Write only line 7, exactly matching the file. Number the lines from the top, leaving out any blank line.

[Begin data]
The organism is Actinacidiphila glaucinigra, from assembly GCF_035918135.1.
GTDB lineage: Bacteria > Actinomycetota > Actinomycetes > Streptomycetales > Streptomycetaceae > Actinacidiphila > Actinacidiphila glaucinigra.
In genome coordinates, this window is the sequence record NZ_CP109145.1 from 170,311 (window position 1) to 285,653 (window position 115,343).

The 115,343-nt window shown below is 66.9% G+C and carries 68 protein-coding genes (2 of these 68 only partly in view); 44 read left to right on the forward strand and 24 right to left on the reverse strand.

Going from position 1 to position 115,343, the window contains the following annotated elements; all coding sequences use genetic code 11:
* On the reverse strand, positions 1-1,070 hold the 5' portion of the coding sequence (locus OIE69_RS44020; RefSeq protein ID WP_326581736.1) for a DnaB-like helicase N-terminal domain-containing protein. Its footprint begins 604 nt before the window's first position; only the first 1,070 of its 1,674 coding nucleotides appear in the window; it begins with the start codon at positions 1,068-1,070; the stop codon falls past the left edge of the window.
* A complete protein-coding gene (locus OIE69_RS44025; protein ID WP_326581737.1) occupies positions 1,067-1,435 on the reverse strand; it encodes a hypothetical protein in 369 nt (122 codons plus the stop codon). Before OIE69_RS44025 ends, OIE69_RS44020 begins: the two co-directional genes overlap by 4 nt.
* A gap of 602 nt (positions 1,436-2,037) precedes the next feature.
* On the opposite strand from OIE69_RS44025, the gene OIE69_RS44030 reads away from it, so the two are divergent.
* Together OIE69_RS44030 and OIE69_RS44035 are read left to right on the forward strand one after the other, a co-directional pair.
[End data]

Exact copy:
* A complete protein-coding gene (locus OIE69_RS44025; protein ID WP_326581737.1) occupies positions 1,067-1,435 on the reverse strand; it encodes a hypothetical protein in 369 nt (122 codons plus the stop codon). Before OIE69_RS44025 ends, OIE69_RS44020 begins: the two co-directional genes overlap by 4 nt.